The Washington, D.C. and Flint offices of U.S. Rep. Dan Kildee, D-Mich., are nearly 600 miles apart. But lead-tainted water has recently been a problem in both.
Monday, the Architect of the Capitol's office sent an eye-opening advisory to staffers in the D.C. building housing Kildee's office.
"This week, the AOC received results within the Cannon House Office Building that indicate lead levels in drinking water sources are slightly above the EPA standard," wrote William Weidemeyer, the House Office Buildings superintendent.
The Cannon taps were turned off on Tuesday night, and bottled water was made available to staffers throughout the building beginning on Wednesday.
It's an oddly familiar situation for Kildee and his staff, who represent a district that in recent years has dealt with the impacts of the Flint water crisis, in which many of the congressman's constituents were unknowingly exposed to lead-tainted water for months.
Kildee said comparing the response in D.C. to the response in Flint yields ugly results.
"They moved pretty swiftly (in D.C.) to make sure that there was bottled water available, much faster than what we saw take place here in Flint," he said. "That's not a surprise to me. But I think it points out that very often, we just leave places like Flint behind.... Irony, I think, is too kind a word. It's a distinction that I think is painful for some of us to watch."
At the same time, the Cannon drinking water issues could play into an ongoing debate about the role of the federal government in providing assistance to Flint.
"Particularly at a time when we continue to push for significant federal help for the city of Flint, who is dealing with that issue in a more extreme way, and we can't get Congress to move," Kildee said. "So maybe this helps, a little bit, make the point that it could happen to anyone."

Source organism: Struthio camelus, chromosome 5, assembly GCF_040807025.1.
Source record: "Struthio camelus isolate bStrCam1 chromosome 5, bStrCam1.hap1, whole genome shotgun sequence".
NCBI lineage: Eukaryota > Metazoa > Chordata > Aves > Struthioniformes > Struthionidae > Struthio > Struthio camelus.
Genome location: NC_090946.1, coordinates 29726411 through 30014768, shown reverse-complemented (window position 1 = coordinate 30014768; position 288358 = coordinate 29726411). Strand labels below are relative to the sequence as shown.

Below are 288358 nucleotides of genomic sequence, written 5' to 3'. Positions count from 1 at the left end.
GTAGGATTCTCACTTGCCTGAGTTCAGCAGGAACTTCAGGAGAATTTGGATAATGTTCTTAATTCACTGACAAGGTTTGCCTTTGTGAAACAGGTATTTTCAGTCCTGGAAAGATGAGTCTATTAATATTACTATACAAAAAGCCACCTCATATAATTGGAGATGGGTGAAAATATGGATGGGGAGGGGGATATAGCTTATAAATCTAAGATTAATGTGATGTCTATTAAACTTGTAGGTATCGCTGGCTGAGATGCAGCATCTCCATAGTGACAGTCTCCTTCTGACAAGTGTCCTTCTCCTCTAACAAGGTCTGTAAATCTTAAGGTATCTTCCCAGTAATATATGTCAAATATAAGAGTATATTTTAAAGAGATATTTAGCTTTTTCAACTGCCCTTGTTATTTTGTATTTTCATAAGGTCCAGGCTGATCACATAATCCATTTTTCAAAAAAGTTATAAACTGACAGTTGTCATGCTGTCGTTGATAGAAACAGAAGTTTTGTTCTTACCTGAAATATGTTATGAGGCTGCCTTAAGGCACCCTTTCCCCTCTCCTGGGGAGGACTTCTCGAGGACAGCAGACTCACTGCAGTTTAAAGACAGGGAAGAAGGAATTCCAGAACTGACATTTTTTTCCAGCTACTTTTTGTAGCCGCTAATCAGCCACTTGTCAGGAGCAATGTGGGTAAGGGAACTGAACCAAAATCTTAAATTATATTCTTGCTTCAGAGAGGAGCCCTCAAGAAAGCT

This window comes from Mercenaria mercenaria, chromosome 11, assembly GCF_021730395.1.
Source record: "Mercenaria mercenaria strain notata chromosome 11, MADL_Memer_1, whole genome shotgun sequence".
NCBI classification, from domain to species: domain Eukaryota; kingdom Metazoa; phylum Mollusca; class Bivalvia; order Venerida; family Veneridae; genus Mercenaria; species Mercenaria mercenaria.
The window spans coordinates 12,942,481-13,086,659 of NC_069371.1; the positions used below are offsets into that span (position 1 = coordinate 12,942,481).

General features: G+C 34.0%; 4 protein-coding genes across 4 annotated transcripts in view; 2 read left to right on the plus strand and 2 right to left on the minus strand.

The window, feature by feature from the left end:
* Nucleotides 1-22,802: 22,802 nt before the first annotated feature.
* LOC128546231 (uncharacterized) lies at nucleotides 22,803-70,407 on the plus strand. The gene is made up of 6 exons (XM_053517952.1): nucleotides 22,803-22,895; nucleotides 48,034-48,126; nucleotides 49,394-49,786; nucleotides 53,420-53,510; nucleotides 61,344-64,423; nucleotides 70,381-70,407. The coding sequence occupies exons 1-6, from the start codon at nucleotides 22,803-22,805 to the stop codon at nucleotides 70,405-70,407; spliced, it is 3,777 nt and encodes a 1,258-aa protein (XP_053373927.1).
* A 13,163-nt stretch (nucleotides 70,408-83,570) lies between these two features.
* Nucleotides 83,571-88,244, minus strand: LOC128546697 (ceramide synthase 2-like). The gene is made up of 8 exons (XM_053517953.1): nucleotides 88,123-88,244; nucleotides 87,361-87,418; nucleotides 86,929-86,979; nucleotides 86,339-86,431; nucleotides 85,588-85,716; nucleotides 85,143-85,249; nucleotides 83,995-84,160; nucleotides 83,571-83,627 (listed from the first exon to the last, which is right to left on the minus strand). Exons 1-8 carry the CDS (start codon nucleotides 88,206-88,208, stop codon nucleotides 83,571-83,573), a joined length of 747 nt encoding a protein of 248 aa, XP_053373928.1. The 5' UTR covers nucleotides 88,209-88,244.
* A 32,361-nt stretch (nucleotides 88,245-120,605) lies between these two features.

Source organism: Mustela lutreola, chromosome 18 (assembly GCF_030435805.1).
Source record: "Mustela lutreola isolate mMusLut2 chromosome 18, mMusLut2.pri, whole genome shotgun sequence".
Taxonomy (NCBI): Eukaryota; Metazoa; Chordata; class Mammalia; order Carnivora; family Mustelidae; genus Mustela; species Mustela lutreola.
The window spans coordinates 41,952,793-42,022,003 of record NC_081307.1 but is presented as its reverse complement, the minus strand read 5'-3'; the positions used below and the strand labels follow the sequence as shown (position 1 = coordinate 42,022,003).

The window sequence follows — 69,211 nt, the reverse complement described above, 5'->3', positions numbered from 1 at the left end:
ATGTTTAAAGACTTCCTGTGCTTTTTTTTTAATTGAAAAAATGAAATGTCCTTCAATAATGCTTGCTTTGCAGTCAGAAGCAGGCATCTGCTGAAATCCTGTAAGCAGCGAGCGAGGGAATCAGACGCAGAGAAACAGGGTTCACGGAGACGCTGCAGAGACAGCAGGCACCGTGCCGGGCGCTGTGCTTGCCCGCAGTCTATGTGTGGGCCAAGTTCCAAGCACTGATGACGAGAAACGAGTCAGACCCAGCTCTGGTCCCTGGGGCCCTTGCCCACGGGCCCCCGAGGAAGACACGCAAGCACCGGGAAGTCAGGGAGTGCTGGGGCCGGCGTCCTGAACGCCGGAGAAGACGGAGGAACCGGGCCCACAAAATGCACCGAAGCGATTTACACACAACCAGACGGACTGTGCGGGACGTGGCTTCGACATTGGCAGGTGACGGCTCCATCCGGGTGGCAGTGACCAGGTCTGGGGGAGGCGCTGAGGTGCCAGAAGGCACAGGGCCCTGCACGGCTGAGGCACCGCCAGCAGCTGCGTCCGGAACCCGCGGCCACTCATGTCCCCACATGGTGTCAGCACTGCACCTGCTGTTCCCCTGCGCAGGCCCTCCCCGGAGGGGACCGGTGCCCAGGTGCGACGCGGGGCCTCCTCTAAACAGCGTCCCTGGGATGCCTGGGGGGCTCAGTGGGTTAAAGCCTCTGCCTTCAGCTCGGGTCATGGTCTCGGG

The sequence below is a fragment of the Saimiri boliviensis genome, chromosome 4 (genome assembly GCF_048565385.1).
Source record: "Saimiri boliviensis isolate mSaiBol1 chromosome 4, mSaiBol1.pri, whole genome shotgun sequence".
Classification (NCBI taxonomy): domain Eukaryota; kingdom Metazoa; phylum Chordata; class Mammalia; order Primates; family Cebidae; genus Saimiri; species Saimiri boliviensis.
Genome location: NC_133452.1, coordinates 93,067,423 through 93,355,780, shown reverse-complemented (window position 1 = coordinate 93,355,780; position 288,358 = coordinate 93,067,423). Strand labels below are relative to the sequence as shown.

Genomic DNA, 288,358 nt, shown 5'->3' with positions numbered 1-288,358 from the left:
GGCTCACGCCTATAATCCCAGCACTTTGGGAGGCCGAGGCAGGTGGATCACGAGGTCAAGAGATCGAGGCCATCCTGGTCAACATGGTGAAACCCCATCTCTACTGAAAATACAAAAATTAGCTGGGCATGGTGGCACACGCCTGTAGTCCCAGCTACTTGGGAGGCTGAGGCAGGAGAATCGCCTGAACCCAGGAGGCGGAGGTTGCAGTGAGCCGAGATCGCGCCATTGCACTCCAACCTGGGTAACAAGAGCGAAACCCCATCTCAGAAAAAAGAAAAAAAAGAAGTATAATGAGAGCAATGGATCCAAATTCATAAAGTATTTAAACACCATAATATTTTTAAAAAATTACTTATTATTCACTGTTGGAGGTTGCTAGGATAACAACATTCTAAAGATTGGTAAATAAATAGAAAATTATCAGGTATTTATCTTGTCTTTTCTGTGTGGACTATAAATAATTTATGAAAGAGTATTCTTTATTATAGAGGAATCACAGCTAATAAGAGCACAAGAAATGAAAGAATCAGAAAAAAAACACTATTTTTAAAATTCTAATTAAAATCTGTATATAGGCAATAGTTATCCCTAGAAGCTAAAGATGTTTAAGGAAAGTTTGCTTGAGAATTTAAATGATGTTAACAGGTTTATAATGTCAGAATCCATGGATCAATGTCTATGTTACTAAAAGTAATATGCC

There are some concerns for the health of staffers working in the Cannon building who've been drinking the water over the course of the last several months.
Politico reported Wednesday that five of 26 drinking water sources sampled tested above the EPA's lead limit of 15 parts per billion, with one even measuring at 56 parts per billion. One Florida representative whose wife works as a congressional chief of staff even sent an e-mail expressing concern for the health of their newborn child.
"My staff are people that I care a great deal about, and I want to make sure to protect their health, and we'll obviously take all the necessary precautions," Kildee said. "It's not irony that is lost on me, that wherever we go, whether it's working in my hometown or in my Washington office where I represent my hometown, we have the same kind of a problem. We just need to make sure people are armed with the information that they need to protect themselves, whether it's here or there."